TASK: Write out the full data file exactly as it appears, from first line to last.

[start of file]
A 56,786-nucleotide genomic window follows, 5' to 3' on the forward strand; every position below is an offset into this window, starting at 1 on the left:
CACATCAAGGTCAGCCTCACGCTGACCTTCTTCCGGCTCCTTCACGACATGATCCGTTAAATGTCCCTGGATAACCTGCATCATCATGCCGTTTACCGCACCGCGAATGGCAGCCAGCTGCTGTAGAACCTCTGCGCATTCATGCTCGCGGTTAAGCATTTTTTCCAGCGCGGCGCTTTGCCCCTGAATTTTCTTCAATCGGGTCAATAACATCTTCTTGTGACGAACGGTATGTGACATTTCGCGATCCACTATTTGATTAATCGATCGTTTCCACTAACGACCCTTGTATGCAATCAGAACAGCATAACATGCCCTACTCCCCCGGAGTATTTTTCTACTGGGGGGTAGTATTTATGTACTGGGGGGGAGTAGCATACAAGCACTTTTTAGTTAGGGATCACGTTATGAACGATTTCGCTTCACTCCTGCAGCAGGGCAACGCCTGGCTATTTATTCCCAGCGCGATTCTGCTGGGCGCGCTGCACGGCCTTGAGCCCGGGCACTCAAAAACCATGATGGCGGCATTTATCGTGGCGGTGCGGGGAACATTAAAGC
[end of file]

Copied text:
A 56,786-nucleotide genomic window follows, 5' to 3' on the forward strand; every position below is an offset into this window, starting at 1 on the left:
CACATCAAGGTCAGCCTCACGCTGACCTTCTTCCGGCTCCTTCACGACATGATCCGTTAAATGTCCCTGGATAACCTGCATCATCATGCCGTTTACCGCACCGCGAATGGCAGCCAGCTGCTGTAGAACCTCTGCGCATTCATGCTCGCGGTTAAGCATTTTTTCCAGCGCGGCGCTTTGCCCCTGAATTTTCTTCAATCGGGTCAATAACATCTTCTTGTGACGAACGGTATGTGACATTTCGCGATCCACTATTTGATTAATCGATCGTTTCCACTAACGACCCTTGTATGCAATCAGAACAGCATAACATGCCCTACTCCCCCGGAGTATTTTTCTACTGGGGGGTAGTATTTATGTACTGGGGGGGAGTAGCATACAAGCACTTTTTAGTTAGGGATCACGTTATGAACGATTTCGCTTCACTCCTGCAGCAGGGCAACGCCTGGCTATTTATTCCCAGCGCGATTCTGCTGGGCGCGCTGCACGGCCTTGAGCCCGGGCACTCAAAAACCATGATGGCGGCATTTATCGTGGCGGTGCGGGGAACATTAAAGC